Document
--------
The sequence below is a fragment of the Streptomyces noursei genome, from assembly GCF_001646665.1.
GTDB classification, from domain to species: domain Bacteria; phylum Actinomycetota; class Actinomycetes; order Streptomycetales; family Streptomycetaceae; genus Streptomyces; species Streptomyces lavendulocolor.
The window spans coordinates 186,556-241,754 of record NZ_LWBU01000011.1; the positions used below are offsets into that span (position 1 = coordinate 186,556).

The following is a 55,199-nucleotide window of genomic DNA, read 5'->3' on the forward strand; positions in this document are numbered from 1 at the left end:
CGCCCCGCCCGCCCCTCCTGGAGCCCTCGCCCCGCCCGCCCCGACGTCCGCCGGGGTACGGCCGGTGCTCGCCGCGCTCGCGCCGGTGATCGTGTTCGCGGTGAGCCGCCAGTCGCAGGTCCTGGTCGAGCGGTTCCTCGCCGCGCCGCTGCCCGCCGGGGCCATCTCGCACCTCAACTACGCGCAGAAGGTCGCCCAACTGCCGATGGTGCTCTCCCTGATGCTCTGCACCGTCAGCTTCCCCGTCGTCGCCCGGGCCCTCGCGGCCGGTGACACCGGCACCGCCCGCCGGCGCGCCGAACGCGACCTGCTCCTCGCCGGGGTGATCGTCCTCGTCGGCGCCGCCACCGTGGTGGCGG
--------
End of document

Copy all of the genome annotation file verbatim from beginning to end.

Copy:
The sequence below is a fragment of the Streptomyces noursei genome, from assembly GCF_001646665.1.
GTDB classification, from domain to species: domain Bacteria; phylum Actinomycetota; class Actinomycetes; order Streptomycetales; family Streptomycetaceae; genus Streptomyces; species Streptomyces lavendulocolor.
The window spans coordinates 186,556-241,754 of record NZ_LWBU01000011.1; the positions used below are offsets into that span (position 1 = coordinate 186,556).

The following is a 55,199-nucleotide window of genomic DNA, read 5'->3' on the forward strand; positions in this document are numbered from 1 at the left end:
CGCCCCGCCCGCCCCTCCTGGAGCCCTCGCCCCGCCCGCCCCGACGTCCGCCGGGGTACGGCCGGTGCTCGCCGCGCTCGCGCCGGTGATCGTGTTCGCGGTGAGCCGCCAGTCGCAGGTCCTGGTCGAGCGGTTCCTCGCCGCGCCGCTGCCCGCCGGGGCCATCTCGCACCTCAACTACGCGCAGAAGGTCGCCCAACTGCCGATGGTGCTCTCCCTGATGCTCTGCACCGTCAGCTTCCCCGTCGTCGCCCGGGCCCTCGCGGCCGGTGACACCGGCACCGCCCGCCGGCGCGCCGAACGCGACCTGCTCCTCGCCGGGGTGATCGTCCTCGTCGGCGCCGCCACCGTGGTGGCGG